In addition to this, we’ve seen huge success from the likes of e-commerce brands and at the same time witnessed the struggle of bricks and mortar amidst today's pandemic. We can see e-commerce is going to continue performing strongly and we’ll see the shoppable format gain popularity this year.

Social platforms have created buying tools within their content creation templates to offer shoppable video. Where in the past the largest factor holding this format back was the question of whether users were ready, we’re now seeing that consumers are gaining trust and feel secure enough to transact within a video.

SIMID can play a large part in this as the format itself is secure compared to its predecessor. This will give agencies a USP to pushing this format towards the brands they represent.

An example of this in action would be a video going into detail about the 10 best vacuum cleaners where the metadata of the video is exported along with sound and images to the DSP where vacuum brands can then analyse this information and elect to run their creative in an ad slot in the video.

3. Subscription fatigue

A surprising statistic: due to the pandemic people now subscribe to more streaming-video services than ever. On average people are willing to pay for 4 different services, up from 3 pre-COVID-19, while incomes have drastically been decreasing due to job losses. This is going to be short lived until restrictions are lifted where we’ll likely see it go back to 3 services. VOD platforms will probably make a shift to ad supported formats to continue maintaining their revenue streams once people start dropping a platform or two.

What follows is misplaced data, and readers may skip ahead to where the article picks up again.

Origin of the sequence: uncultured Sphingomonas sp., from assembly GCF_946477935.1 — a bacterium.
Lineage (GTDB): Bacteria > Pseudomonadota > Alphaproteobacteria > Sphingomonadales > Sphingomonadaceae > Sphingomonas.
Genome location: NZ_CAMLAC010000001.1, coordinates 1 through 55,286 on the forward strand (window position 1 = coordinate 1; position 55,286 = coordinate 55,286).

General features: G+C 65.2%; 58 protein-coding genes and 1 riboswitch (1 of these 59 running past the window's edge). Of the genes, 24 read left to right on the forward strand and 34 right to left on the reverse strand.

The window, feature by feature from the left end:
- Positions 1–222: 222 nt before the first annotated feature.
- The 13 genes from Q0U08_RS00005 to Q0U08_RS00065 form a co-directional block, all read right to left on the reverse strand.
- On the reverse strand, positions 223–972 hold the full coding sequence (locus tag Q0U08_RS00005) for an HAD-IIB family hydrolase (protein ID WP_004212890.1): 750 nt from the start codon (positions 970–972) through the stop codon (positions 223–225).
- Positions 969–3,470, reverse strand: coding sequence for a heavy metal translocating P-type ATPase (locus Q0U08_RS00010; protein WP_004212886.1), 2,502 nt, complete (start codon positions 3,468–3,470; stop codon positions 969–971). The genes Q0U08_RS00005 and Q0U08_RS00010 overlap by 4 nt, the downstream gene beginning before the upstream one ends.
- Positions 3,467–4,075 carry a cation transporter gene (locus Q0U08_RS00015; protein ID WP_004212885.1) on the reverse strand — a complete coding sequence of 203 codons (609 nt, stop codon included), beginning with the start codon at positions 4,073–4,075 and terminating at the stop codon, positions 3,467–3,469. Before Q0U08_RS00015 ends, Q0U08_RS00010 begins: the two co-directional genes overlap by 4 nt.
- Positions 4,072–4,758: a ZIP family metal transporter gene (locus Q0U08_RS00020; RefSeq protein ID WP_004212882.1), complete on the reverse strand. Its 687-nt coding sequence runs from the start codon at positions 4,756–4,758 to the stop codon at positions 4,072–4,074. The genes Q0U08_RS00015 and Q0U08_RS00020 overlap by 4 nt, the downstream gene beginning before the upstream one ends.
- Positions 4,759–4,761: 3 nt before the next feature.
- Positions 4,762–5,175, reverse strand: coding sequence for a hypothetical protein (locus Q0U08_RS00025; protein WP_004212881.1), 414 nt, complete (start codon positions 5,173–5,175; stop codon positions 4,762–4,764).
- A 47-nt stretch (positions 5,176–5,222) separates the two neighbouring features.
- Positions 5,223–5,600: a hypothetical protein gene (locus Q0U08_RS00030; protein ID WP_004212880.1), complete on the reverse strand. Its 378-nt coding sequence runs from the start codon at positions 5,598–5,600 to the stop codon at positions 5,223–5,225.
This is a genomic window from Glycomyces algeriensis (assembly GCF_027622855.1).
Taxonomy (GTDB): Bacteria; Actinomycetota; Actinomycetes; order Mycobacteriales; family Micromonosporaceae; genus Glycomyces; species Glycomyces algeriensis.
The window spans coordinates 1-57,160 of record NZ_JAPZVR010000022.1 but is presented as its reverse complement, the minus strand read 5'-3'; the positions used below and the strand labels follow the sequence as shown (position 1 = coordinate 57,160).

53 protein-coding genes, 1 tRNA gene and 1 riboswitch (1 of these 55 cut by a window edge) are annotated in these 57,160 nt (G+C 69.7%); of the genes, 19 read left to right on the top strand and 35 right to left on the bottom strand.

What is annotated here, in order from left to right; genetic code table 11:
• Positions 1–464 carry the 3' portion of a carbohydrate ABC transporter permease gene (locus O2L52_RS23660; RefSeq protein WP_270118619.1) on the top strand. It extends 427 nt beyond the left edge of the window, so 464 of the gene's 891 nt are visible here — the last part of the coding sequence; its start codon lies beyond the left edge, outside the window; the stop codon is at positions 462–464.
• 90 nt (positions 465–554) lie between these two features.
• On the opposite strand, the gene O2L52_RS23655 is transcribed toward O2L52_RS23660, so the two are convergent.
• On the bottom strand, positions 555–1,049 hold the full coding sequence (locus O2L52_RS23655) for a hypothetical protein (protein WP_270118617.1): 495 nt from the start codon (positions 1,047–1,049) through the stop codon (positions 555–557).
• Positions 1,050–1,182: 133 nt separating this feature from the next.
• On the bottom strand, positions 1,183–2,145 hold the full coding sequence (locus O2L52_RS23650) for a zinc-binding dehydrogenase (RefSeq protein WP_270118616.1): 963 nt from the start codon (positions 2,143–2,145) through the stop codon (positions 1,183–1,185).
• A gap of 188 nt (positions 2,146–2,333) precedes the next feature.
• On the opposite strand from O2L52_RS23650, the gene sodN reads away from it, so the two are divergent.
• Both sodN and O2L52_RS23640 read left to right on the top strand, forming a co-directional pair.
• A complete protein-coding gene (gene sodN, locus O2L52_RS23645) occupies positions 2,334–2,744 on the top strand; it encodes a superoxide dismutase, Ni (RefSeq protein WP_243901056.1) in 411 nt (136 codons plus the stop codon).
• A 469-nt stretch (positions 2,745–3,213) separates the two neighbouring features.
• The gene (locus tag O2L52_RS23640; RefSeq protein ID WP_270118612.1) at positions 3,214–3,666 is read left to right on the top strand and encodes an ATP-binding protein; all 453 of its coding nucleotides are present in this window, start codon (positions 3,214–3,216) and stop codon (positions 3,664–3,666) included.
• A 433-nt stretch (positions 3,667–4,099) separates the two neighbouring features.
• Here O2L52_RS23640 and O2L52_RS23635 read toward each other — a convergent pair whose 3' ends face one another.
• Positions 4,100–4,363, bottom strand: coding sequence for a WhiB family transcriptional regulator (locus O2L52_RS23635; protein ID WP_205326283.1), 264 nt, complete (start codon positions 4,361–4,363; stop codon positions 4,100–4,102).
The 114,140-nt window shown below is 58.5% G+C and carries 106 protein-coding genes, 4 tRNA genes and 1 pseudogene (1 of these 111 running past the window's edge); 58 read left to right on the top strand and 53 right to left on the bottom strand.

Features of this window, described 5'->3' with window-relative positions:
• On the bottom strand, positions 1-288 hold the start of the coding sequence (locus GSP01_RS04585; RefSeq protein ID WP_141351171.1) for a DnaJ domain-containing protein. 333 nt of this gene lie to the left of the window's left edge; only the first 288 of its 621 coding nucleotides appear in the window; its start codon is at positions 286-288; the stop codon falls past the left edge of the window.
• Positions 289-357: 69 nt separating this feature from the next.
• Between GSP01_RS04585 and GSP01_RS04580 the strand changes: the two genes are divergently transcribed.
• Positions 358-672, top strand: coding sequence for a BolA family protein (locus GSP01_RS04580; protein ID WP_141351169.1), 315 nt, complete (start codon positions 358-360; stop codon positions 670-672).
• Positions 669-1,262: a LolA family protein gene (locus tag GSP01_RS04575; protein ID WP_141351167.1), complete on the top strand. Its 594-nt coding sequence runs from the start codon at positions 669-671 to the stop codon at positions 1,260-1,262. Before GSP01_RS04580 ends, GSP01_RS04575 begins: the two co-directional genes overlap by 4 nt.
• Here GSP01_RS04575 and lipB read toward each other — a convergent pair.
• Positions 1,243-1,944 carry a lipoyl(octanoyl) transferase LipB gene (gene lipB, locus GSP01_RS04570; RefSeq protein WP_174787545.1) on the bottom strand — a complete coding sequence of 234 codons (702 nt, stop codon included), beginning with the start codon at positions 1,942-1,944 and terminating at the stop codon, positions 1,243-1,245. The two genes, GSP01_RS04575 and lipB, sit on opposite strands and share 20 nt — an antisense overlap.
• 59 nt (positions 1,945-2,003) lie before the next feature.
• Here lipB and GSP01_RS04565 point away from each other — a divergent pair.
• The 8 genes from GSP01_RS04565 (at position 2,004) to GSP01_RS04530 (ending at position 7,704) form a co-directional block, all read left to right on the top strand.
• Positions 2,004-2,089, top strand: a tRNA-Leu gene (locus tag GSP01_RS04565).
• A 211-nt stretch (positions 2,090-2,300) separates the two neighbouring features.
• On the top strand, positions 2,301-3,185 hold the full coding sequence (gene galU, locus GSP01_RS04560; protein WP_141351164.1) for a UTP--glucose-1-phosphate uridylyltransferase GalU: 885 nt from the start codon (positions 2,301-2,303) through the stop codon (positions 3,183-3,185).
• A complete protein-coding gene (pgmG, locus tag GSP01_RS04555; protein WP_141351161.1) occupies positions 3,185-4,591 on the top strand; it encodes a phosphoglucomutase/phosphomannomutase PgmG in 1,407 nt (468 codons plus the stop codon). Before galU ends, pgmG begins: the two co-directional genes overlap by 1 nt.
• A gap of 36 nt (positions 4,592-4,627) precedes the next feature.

Here ad scheduling and podding becomes more important than ever. With long form content, video platforms will need an easy way to be able to call multiple ad breaks at specific points in their video content. This has traditionally been done within their ad servers, but video platforms have acclimated to this and have developed their own scheduling systems within the Online Video Platform. This allows publishers to easily and dynamically insert ads bypassing things like ad blockers and real-time insertion of relevant ads based on audience segmentation.

Pay-per-view is also on the rise, whether it's in front of a paywall or each content piece is purchasable. We’ve seen this on facebook, influencing platforms and large news publishing sites. This is also an incentivised way for publishers to create a profitable subscription model, particularly for unique and original content.

4. 5G